Q: I have a question about tax refunds–specifically, the H&R Block Refund VISA that they’re offering new this year.
I’m e-filing for free through the www.IRS.gov website, then linking to H&R Block from there.
The federal return is free, but not the state. But H&R Block will waive the $24.99 fee if you have your refund put on this VISA card they offer. Now, I did find the “fine print” and fee schedule, etc. It’s NOT a credit card, they say but there are quite a few fees and restrictions.
What I’d like to know is, have you heard of or researched this new way of receiving a refund? How does it compare with direct deposit, which is what I normally get? Most of all, is there any reason, consumer-wise, why I may NOT want this card, like more hidden fees, restrictions, etc.?
A: I can’t think of a single reason why you WOULDN’T want to have your refund direct deposited into your bank account — especially if your other option is a stored value card or refund anticipation loan from one of the major tax preparation companies.
The H&R Block Refund Visa is actually a stored value card, and not a credit card. The refund is put on the card and you can spend it. With a credit card, you can use the company’s money and then pay them back at the end of the month.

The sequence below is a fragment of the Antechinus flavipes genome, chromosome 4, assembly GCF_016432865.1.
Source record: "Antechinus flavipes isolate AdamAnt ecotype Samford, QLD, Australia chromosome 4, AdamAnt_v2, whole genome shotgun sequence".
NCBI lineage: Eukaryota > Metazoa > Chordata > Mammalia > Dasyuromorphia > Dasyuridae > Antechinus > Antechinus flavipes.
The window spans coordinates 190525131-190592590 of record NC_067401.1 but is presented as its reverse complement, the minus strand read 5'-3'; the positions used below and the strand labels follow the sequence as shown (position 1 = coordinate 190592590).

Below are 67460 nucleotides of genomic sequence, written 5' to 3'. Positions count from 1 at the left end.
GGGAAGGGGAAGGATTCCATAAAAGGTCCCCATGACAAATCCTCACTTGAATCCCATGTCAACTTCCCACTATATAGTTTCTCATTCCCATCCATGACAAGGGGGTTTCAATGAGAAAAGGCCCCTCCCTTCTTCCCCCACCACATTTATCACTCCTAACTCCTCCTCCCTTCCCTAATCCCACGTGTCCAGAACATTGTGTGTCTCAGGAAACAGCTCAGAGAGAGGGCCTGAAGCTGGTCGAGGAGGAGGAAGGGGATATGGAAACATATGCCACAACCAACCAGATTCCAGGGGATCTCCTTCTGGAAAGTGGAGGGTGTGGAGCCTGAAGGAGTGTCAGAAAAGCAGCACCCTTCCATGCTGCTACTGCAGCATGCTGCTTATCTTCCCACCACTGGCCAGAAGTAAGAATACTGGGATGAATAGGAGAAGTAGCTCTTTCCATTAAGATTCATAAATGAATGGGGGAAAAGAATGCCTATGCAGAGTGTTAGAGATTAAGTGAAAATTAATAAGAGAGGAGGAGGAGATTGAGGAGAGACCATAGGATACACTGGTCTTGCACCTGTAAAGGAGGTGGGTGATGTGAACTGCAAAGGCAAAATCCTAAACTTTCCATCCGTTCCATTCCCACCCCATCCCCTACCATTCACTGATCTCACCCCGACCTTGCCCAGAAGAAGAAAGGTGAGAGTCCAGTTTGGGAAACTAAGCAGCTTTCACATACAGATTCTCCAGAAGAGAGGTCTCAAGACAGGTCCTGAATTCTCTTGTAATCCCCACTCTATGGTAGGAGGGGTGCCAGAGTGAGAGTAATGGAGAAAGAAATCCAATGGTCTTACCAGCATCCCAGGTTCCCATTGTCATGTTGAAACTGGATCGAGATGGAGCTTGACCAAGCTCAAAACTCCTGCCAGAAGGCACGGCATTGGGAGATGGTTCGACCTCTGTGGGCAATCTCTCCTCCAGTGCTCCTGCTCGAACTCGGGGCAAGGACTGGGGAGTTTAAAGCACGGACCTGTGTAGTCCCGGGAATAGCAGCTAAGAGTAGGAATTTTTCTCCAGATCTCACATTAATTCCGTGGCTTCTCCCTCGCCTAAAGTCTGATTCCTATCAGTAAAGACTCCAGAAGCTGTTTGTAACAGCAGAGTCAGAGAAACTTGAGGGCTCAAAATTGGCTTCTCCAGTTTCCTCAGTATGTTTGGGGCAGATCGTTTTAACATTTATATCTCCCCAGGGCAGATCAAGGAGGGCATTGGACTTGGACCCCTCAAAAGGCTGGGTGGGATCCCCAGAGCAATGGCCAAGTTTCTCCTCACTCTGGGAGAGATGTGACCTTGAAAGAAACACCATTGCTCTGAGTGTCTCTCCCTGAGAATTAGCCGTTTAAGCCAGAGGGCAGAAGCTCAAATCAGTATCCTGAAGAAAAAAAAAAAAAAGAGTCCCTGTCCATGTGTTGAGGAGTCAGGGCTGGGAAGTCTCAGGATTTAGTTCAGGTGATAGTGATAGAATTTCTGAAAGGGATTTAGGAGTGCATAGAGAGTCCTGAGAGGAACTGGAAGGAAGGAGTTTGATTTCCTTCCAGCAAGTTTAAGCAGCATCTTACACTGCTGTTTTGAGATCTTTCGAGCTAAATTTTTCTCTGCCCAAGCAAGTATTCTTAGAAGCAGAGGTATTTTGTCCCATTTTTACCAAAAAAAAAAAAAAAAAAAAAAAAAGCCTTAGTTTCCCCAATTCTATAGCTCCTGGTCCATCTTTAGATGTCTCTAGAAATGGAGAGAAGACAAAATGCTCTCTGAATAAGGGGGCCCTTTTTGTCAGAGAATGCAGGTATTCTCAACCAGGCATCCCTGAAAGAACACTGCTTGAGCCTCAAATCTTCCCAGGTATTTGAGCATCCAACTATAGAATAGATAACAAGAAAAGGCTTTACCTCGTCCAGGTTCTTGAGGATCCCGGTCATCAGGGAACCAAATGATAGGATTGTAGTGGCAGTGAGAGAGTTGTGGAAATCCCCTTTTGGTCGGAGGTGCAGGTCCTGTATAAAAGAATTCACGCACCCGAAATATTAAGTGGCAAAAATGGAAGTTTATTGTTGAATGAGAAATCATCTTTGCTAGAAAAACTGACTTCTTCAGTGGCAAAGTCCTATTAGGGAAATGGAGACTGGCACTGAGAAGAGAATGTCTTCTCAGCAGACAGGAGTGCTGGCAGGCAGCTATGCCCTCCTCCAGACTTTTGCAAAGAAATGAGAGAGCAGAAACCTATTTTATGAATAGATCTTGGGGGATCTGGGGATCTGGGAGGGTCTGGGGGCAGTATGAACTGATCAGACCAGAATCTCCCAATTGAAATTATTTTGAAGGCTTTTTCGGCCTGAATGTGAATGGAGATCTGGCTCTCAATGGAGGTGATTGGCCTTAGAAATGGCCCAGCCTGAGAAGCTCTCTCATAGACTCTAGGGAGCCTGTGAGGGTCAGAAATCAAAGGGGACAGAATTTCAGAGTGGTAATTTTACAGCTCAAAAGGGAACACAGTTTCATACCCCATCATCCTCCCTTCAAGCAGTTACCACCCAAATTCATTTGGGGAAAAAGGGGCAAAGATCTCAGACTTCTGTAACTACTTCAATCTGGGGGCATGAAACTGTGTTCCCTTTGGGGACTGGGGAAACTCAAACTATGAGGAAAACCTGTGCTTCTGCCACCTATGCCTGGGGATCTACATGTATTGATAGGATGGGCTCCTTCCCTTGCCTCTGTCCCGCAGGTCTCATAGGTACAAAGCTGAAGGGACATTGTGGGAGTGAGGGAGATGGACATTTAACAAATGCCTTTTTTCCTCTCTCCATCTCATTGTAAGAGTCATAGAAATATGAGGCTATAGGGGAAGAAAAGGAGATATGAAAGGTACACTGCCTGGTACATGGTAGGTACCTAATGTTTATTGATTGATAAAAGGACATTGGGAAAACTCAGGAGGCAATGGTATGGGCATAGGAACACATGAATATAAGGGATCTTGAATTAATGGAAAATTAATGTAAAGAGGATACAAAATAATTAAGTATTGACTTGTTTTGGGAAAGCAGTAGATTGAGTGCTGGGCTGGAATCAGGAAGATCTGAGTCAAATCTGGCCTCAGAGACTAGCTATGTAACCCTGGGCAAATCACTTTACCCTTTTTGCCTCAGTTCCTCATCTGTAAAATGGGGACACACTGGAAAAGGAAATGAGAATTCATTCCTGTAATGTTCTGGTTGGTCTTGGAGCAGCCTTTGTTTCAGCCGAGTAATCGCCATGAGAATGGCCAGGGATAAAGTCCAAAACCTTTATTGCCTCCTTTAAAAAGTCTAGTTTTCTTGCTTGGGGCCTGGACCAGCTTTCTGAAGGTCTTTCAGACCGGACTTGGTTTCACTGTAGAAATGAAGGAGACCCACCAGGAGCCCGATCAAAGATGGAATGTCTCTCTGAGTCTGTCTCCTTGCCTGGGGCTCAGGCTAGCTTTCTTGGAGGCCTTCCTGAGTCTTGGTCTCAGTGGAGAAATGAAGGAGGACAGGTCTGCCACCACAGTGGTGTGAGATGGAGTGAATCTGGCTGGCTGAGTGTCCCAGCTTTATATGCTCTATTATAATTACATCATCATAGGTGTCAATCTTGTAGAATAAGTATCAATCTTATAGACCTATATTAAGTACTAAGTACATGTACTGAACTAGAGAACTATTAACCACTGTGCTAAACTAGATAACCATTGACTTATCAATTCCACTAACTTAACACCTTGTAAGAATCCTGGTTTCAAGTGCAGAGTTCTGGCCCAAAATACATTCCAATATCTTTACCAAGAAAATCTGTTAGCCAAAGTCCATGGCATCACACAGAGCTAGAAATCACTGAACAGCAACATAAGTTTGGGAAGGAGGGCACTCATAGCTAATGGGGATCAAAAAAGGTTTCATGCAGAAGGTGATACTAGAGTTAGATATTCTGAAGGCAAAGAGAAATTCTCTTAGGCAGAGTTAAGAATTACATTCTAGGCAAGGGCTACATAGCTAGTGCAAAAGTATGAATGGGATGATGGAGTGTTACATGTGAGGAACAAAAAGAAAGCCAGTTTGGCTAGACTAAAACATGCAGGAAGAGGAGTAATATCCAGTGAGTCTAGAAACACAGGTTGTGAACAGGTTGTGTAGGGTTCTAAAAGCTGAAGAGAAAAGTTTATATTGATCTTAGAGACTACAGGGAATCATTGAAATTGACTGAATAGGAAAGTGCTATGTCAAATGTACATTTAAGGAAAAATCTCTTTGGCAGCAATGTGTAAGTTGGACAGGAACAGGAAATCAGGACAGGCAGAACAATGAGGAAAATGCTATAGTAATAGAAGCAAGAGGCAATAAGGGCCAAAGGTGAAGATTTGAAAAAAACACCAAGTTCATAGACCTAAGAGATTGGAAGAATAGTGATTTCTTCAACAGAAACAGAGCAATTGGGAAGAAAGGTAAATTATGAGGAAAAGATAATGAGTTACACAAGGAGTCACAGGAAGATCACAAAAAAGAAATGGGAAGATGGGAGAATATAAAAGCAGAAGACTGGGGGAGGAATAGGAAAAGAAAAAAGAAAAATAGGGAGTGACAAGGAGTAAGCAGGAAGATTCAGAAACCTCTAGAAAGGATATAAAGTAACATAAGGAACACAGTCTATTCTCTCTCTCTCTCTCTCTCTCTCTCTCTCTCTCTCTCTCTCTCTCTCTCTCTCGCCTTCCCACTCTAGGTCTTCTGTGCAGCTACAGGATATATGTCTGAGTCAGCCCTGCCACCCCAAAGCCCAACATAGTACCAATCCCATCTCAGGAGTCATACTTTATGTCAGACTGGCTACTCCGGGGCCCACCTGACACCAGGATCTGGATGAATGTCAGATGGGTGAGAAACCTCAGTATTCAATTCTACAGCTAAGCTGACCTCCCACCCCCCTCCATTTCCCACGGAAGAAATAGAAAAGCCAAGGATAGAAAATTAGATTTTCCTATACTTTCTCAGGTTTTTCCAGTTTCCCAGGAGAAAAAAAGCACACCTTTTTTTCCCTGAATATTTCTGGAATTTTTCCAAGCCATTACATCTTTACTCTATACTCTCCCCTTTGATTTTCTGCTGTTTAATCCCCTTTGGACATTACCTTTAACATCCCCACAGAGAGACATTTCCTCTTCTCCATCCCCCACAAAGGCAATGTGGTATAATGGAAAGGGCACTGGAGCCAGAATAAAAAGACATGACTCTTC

But because the card is a stored value card, that means your refund is subject to other kinds of fees. Typically with a stored value card, you’ll pay a buck every time you use the card. If you withdraw cash from it, you’ll pay additional fees. If you want to load more cash onto the card, it might cost you an additional fee.
My sense is that H&R Block is going to make more than the $24.99 fee that they will charge you for the state return if you put your refund on the stored value card. And, using the card it will limit how you use your funds.
Also, if you choose the stored value card, H&R Block will probably try to sell you on getting that money now, instead of waiting the 10 days for the government to deposit the cash. That’s called a refund anticipation loan and you will pay huge fees to gain access to your cash a few days early. It could eat up hundreds of dollars of your refund.
All of the major tax preparation companies offer refund anticipation loans and some sort of stored value card option. I’ve written stories at www.thinkglink.com about stored value cards. You can use the ThinkGlink search engine to find them.
My advice is to take a pass. Have your refund direct deposited into your checking or savings account instead. Then, the cash is there when you want it.
March 15, 2006.